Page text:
Words have power. They can offer recognition or erase experiences. We offer this glossary to activists who wish to broaden their understanding of the world and how gender and sexuality shape it.

About the creators

The book was conceptualised, designed, and illustrated by Seth Deacon, Tshisimani’s Visual Materials Developer and Art curator, with input from the entire Tshisimani staff. Seth is a queer artist who previously taught digital arts and multimedia design, and completed an MAFA in which he focused on the depiction of violence, gender, race and class in photographs of the body in a South African context. Content editing, consultation and copy edits were done by Tshisimani’s Social Media Specialist and Content Creator, Mohammed Jameel Abdulla. Further consultations outside Tshisimani were done with queer performance artist, activist and scholar, Tandile Mbatsha; Clinton Osborne, an activist, artist and educator of the Sex Workers’ Education and Advocacy Taskforce (SWEAT); and activist and scholar Mmakatleho Sefatsa. Veteran pan-african, feminist scholar, and co-director of the Association for Women’s Rights in Development, Hakima Abbas, provided extensive consultation on the written content of the glossary, as well as academic feedback. The many rounds of translations were held by a team of writers, activists, educators and translators consisting of Simone Cupido, Kealeboga Ramaru, Allan Maasdorp, Chulumanco Mihlali Nkasela, Dinga Sikwebu and Akha Hamba Mchwayo Tutu.

Trans Activist, filmaker and educator Zoey Black reacts to #PocketQueerpedia

Download the book here!




Rethinking Freedom

Strategies for Winning Freedom


Today, activists on the left of the political spectrum are seized with the question: how to organise politically to challenge authoritarianism, inequality, climate change and many other ills that are haunting the world today? While there may be agreement on the need for social change, there are varied ideas on how to get there. Grappling with these issues requires reflection on emancipatory experiments and strategies for winning freedom that have emerged in the 21st century. Enriching these reflections are recent and ongoing struggles across the world: the 2011 revolutionary moment in the Arab world, Africa’s “third-wave protests” to municipalism in Spain. These different struggles have placed urgent questions on the table: what visions and imaginations are being constructed in the search for freedom? Will freedom be won and secured through an insurrectionary route and marking a complete break with the past? Does the gradual approach to change have a place in how we think about winning freedom today? Does the institutional or electoral path to power offer any insights to those struggling to win freedom today? Is there a need to shift from the centrality of the “national” towards a politics that centres the “local or sub-national”? In this module, participants will consider all these questions as part of a reflection on their own struggles in pursuit of freedom.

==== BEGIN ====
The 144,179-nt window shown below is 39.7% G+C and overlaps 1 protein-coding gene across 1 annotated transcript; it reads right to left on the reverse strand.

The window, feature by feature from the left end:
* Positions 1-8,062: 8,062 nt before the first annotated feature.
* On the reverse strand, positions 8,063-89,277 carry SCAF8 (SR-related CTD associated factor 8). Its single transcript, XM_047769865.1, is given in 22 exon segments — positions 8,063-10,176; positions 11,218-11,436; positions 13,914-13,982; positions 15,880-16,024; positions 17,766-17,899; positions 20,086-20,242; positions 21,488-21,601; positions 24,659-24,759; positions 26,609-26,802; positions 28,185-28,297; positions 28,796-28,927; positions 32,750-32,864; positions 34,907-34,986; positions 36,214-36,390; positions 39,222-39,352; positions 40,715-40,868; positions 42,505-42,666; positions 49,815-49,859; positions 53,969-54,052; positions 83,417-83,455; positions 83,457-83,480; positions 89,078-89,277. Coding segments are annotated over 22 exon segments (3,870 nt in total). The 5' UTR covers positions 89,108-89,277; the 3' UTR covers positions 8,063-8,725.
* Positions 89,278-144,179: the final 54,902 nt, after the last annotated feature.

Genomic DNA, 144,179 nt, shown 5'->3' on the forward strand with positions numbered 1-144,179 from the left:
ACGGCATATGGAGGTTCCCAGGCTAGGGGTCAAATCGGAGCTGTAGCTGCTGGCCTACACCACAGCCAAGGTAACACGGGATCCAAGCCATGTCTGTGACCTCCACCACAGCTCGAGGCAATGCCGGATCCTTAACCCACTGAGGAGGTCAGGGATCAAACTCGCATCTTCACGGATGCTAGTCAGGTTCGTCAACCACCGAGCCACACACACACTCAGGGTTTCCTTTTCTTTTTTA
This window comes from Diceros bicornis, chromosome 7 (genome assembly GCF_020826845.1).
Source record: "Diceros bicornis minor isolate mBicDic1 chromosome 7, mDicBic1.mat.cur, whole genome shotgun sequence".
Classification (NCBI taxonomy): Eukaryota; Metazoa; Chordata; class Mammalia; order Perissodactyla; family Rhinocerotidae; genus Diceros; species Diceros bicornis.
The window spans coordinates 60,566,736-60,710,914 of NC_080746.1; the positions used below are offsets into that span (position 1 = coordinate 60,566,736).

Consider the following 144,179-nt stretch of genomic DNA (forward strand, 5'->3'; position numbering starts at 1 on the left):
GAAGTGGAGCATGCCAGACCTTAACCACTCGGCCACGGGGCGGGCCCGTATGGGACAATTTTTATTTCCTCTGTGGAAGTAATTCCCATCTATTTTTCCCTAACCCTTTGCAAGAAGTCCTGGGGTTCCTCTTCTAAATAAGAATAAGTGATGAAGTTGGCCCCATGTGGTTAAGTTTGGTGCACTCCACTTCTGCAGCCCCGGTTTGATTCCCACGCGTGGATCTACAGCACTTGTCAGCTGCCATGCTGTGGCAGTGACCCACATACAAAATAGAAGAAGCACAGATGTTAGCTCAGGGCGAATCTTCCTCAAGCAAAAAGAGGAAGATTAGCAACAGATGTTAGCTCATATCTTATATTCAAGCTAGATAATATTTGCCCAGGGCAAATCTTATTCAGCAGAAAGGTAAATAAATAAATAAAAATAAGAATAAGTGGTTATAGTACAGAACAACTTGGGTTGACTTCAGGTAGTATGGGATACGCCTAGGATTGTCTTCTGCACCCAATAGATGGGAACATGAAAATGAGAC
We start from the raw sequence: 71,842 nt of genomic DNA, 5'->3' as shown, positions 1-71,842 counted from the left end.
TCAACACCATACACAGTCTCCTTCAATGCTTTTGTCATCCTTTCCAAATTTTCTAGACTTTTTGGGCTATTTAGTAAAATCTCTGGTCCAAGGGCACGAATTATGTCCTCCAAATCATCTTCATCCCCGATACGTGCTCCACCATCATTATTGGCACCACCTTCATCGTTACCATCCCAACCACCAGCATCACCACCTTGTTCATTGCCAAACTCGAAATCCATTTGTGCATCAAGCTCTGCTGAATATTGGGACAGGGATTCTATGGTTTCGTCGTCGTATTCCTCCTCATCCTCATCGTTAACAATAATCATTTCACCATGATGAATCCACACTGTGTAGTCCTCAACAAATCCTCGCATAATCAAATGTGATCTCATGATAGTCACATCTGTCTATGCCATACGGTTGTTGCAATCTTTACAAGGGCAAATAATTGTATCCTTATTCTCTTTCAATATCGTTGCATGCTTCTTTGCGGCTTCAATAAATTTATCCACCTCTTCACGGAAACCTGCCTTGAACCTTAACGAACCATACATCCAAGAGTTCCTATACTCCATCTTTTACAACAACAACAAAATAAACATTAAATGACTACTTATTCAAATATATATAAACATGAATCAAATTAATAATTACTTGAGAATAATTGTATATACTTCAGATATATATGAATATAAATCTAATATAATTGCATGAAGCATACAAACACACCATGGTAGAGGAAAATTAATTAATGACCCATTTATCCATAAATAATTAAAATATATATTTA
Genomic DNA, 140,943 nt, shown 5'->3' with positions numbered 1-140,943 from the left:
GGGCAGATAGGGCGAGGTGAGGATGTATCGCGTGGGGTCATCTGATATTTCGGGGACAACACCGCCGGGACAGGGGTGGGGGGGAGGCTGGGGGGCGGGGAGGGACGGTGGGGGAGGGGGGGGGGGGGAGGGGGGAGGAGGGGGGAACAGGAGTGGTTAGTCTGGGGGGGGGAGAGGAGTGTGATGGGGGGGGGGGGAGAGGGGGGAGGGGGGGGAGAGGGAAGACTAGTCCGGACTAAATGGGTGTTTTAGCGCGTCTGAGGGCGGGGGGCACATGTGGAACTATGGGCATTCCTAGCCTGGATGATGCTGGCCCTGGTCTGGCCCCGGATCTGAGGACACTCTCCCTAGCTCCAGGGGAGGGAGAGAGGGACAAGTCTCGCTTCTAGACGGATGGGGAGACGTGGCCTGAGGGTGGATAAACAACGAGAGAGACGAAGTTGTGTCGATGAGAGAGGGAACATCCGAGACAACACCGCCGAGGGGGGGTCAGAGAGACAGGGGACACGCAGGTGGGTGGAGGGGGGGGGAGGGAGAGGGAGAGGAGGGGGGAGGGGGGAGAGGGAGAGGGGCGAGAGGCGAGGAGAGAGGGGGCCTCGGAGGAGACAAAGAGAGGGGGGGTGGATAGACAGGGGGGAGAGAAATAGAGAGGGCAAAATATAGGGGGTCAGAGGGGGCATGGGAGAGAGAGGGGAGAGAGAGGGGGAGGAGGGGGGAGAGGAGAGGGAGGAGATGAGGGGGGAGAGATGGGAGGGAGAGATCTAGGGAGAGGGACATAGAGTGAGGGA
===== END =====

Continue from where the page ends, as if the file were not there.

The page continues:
This module aims to answer these questions:

  1. What are the strategic debates that activists are engaged in today in relation to the struggle for freedom?
  2. What kinds of imaginations and visions of the future are being crafted in these struggles for freedom?
  3. Is it possible to link our analysis about the roots of oppression, our rage and resistance and our dreams for a better future into a winning combination?

Course Outline

Day 1: Introduction

Day 2

Day 3

Day 4

Day 5: Wrapping up

*these times are a guide only.


Kitchen Assemblies

Tshisimani programmes in partnership with the Bonteheuwel Development Forum